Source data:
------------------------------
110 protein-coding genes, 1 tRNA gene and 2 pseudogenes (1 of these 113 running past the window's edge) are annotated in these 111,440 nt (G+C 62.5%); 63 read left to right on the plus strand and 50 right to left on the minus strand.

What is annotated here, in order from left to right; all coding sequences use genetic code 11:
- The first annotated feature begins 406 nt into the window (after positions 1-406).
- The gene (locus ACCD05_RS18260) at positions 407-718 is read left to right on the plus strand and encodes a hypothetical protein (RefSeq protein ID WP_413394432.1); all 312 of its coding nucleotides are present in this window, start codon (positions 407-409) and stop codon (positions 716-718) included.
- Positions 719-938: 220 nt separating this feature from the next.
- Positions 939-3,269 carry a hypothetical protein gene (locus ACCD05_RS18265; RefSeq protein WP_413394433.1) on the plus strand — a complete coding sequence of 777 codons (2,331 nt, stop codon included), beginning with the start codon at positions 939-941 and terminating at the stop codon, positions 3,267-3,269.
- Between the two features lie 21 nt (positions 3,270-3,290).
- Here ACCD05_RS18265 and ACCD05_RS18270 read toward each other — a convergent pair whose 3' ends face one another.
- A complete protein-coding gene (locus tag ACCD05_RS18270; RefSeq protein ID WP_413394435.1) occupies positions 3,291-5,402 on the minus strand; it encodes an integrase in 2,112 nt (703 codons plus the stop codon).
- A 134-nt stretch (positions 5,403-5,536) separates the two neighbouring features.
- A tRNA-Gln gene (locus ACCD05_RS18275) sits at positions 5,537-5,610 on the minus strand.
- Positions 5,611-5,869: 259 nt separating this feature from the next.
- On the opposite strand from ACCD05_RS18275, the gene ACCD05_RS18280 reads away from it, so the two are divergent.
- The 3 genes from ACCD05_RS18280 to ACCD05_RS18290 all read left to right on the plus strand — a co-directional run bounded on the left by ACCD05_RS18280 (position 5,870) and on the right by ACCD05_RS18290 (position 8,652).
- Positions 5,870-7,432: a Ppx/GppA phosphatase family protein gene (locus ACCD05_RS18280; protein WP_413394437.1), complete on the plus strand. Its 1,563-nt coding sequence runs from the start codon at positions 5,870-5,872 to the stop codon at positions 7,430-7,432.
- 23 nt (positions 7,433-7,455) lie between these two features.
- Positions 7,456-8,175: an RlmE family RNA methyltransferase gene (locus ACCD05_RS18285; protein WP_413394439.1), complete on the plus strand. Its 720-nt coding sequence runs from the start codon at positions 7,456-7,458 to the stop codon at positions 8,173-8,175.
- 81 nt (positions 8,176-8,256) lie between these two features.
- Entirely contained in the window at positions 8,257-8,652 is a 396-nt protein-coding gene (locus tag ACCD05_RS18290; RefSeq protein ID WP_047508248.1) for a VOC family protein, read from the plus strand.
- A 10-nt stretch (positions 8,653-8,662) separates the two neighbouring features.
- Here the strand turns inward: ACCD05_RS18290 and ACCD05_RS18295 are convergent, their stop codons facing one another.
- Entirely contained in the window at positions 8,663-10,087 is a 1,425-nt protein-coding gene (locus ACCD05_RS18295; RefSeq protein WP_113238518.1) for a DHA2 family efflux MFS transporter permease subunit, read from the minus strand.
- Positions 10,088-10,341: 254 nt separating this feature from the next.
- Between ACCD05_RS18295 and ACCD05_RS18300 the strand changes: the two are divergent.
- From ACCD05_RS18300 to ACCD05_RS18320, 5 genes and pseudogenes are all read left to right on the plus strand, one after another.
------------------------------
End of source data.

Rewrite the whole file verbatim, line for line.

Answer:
110 protein-coding genes, 1 tRNA gene and 2 pseudogenes (1 of these 113 running past the window's edge) are annotated in these 111,440 nt (G+C 62.5%); 63 read left to right on the plus strand and 50 right to left on the minus strand.

What is annotated here, in order from left to right; all coding sequences use genetic code 11:
- The first annotated feature begins 406 nt into the window (after positions 1-406).
- The gene (locus ACCD05_RS18260) at positions 407-718 is read left to right on the plus strand and encodes a hypothetical protein (RefSeq protein ID WP_413394432.1); all 312 of its coding nucleotides are present in this window, start codon (positions 407-409) and stop codon (positions 716-718) included.
- Positions 719-938: 220 nt separating this feature from the next.
- Positions 939-3,269 carry a hypothetical protein gene (locus ACCD05_RS18265; RefSeq protein WP_413394433.1) on the plus strand — a complete coding sequence of 777 codons (2,331 nt, stop codon included), beginning with the start codon at positions 939-941 and terminating at the stop codon, positions 3,267-3,269.
- Between the two features lie 21 nt (positions 3,270-3,290).
- Here ACCD05_RS18265 and ACCD05_RS18270 read toward each other — a convergent pair whose 3' ends face one another.
- A complete protein-coding gene (locus tag ACCD05_RS18270; RefSeq protein ID WP_413394435.1) occupies positions 3,291-5,402 on the minus strand; it encodes an integrase in 2,112 nt (703 codons plus the stop codon).
- A 134-nt stretch (positions 5,403-5,536) separates the two neighbouring features.
- A tRNA-Gln gene (locus ACCD05_RS18275) sits at positions 5,537-5,610 on the minus strand.
- Positions 5,611-5,869: 259 nt separating this feature from the next.
- On the opposite strand from ACCD05_RS18275, the gene ACCD05_RS18280 reads away from it, so the two are divergent.
- The 3 genes from ACCD05_RS18280 to ACCD05_RS18290 all read left to right on the plus strand — a co-directional run bounded on the left by ACCD05_RS18280 (position 5,870) and on the right by ACCD05_RS18290 (position 8,652).
- Positions 5,870-7,432: a Ppx/GppA phosphatase family protein gene (locus ACCD05_RS18280; protein WP_413394437.1), complete on the plus strand. Its 1,563-nt coding sequence runs from the start codon at positions 5,870-5,872 to the stop codon at positions 7,430-7,432.
- 23 nt (positions 7,433-7,455) lie between these two features.
- Positions 7,456-8,175: an RlmE family RNA methyltransferase gene (locus ACCD05_RS18285; protein WP_413394439.1), complete on the plus strand. Its 720-nt coding sequence runs from the start codon at positions 7,456-7,458 to the stop codon at positions 8,173-8,175.
- 81 nt (positions 8,176-8,256) lie between these two features.
- Entirely contained in the window at positions 8,257-8,652 is a 396-nt protein-coding gene (locus tag ACCD05_RS18290; RefSeq protein ID WP_047508248.1) for a VOC family protein, read from the plus strand.
- A 10-nt stretch (positions 8,653-8,662) separates the two neighbouring features.
- Here the strand turns inward: ACCD05_RS18290 and ACCD05_RS18295 are convergent, their stop codons facing one another.
- Entirely contained in the window at positions 8,663-10,087 is a 1,425-nt protein-coding gene (locus ACCD05_RS18295; RefSeq protein WP_113238518.1) for a DHA2 family efflux MFS transporter permease subunit, read from the minus strand.
- Positions 10,088-10,341: 254 nt separating this feature from the next.
- Between ACCD05_RS18295 and ACCD05_RS18300 the strand changes: the two are divergent.
- From ACCD05_RS18300 to ACCD05_RS18320, 5 genes and pseudogenes are all read left to right on the plus strand, one after another.